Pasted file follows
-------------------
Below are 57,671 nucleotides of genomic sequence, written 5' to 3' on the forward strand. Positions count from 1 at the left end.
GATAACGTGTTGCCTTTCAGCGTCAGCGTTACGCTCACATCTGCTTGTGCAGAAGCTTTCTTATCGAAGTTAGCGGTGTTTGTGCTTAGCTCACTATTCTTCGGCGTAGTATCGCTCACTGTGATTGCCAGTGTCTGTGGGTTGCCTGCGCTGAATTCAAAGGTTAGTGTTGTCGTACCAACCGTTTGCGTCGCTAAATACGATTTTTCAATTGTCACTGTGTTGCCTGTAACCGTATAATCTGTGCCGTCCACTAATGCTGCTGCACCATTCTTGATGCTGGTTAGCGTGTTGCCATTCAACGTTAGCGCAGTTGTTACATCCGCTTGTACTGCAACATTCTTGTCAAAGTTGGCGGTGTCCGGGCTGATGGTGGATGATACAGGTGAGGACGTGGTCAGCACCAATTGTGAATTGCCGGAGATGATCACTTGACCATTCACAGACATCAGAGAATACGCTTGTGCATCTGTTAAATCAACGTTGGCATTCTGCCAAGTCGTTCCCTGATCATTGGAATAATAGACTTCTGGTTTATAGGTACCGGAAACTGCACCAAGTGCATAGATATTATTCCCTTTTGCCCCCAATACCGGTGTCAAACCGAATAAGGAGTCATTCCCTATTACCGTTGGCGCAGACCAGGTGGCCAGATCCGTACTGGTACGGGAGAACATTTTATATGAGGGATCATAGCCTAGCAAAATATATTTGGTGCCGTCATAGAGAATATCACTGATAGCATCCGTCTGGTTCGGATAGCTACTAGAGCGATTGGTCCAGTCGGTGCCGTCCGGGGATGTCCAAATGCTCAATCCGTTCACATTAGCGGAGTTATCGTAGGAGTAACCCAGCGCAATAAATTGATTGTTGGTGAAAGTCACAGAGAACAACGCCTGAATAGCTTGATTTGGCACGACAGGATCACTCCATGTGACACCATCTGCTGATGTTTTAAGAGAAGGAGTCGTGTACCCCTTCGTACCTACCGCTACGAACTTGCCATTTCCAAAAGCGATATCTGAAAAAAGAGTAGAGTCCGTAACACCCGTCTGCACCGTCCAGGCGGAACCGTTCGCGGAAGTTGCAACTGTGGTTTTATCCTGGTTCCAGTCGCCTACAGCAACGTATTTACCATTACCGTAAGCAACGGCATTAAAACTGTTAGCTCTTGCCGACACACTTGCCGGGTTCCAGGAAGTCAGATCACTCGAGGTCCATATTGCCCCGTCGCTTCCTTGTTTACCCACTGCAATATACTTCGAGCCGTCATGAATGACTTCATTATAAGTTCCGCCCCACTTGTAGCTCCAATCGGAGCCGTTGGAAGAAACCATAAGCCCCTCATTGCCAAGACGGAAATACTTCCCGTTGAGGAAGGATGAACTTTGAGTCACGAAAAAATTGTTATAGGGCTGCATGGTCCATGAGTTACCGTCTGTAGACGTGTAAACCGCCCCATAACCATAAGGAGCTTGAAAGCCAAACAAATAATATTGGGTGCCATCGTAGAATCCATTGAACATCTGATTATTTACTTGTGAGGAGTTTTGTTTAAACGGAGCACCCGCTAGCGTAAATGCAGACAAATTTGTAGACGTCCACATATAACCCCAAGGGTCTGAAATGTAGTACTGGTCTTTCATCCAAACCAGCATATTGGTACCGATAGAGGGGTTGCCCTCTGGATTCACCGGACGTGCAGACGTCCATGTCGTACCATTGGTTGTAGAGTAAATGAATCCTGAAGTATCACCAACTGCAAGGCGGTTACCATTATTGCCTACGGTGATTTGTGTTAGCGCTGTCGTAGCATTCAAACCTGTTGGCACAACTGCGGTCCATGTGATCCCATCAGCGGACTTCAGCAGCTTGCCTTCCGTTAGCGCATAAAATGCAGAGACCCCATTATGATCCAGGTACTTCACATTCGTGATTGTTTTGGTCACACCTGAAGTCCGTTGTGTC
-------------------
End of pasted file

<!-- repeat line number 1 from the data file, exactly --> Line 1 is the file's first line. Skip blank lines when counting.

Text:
Below are 57,671 nucleotides of genomic sequence, written 5' to 3' on the forward strand. Positions count from 1 at the left end.